Once rested, participants kayak back to Play Santa Cruz beach. Santa Cruz is a more local beach, nestled back against the national park. Picnic tables allow for lunches but there are no chairs for lounging or rent so bring some towels. There is a restroom/changing area and a company where you could rent paddle boards as well. The bay is home to at least 7 sea turtles, (we got to see several surface) and occasionally you can see whales and dolphins in your adventure out to the blue room. It’s an approximately 2 mile kayak round trip, if you and your partner can row in sync, the hardest part is getting back in the 2 person kayak after the Blue Room. Overall, a wonderful tour and guide, who donates some of the fee back to the habitat conservation and CARMAMBI research station. I would highly recommend it!
Dolphin Academy and Sea Aquarium
So approximately 15 years ago, I did a “swim” with the dolphins in the Bahamas. Unfortunately, this “swim” was really a wade into the waist high water on a platform and pet the dolphin. However, in Curacao, they have a sea aquarium featuring all sorts of demonstrations and animal excursions, one of which you can actually SWIM with the dolphins. Novel concept! You can also book a snorkeling and diving experience as well, but unfortunately, that wasn’t available on the day we could go. However, the swim experience was more than fantastic!
Groups are split into 6 people and fins/masks are provided for swimming. On our day, there were only 8 people for the swim so we were split into two groups of 4. Each group got to swim and interact with two dolphins in a saltwater lagoon, under the guidance of trainers. The trainer worked with the participants to do tricks with the dolphins, swim, pet, dive, and get pictures. I even got a kiss from the dolphins!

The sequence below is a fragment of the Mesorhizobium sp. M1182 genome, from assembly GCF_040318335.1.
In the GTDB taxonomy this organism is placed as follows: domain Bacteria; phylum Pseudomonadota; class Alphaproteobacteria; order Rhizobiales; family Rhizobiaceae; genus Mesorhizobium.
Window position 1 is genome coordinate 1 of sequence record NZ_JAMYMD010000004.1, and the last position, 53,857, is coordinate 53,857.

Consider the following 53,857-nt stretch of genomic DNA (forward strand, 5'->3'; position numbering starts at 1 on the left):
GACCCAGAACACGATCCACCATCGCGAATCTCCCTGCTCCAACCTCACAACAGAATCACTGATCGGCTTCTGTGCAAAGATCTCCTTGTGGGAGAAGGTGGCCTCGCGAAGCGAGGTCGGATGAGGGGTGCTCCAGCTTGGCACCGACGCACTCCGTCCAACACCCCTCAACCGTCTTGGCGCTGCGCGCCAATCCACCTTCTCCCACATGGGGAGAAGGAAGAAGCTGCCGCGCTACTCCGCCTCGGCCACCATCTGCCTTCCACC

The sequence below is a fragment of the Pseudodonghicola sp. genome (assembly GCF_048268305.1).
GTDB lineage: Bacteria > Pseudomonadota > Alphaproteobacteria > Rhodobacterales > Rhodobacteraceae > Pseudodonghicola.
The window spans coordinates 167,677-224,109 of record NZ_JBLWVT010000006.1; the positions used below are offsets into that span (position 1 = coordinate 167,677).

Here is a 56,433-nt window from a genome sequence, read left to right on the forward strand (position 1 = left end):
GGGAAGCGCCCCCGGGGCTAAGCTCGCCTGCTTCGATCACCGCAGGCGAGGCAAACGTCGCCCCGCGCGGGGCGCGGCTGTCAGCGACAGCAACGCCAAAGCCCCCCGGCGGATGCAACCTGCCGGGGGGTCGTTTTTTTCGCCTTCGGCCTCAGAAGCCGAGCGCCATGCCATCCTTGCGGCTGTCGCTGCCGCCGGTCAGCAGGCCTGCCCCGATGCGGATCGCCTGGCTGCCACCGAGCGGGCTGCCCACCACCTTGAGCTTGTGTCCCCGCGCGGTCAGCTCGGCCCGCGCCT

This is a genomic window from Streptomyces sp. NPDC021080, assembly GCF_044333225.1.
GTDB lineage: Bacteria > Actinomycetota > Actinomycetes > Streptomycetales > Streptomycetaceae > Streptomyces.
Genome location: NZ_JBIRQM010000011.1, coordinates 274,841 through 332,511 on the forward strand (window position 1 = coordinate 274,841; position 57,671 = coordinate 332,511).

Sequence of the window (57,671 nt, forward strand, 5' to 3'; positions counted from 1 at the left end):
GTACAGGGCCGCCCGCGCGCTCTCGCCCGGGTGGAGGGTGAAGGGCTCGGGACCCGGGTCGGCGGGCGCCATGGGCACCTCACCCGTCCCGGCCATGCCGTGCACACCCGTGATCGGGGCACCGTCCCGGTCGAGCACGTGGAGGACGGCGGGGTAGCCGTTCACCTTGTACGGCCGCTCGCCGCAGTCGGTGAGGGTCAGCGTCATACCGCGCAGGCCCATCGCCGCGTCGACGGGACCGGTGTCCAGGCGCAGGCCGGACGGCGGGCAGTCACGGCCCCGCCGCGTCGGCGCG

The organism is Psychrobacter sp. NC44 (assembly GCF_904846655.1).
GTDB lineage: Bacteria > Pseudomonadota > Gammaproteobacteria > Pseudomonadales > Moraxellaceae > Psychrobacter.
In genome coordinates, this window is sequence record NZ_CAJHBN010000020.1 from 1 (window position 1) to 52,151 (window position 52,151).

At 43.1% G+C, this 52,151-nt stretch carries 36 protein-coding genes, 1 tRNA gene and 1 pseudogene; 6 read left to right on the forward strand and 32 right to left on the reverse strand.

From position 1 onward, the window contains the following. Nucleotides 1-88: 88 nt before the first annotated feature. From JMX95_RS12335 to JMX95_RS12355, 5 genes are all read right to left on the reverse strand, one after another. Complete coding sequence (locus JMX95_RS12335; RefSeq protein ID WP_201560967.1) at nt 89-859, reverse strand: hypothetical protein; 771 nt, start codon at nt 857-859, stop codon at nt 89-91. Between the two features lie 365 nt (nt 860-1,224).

After 30 mins of straight play and swimming you are pretty tired, but it is truly a remarkable experience with these incredible creatures. As part of the dolphin swim, you also gain access to the aquarium where they have demonstrations with sea lions, sharks, fish, sharks, and flamingos. Also, as you walk around the aquarium you can view the different dolphin lagoons, some of which allow the dolphins access to open waters. These lagoons also provide safe breeding environments, and when we were visiting,
one pool had a mother and a 2 week old dolphin that was tiny and precious beyond words. Though I would HIGHLY recommend this for kids, it was an amazing stop for two well traveled adults who have visited most of the major aquariums and zoos in the United States.
Next to the aquarium is Mombo beach, a man-made beach which features snorkeling and two restaurants on either side of the canal. We ate at the Italian one closest to the aquarium and enjoyed watching the sugar birds steal sugar packets from the tables, and fantastic homemade pastas. This area was approximately 20 mins from the hotel by taxi which cost $25.
Sounds like our traveler and her mom had a great time in Curacao! Let us plan your next amazing vacation - get started by filling out the trip survey!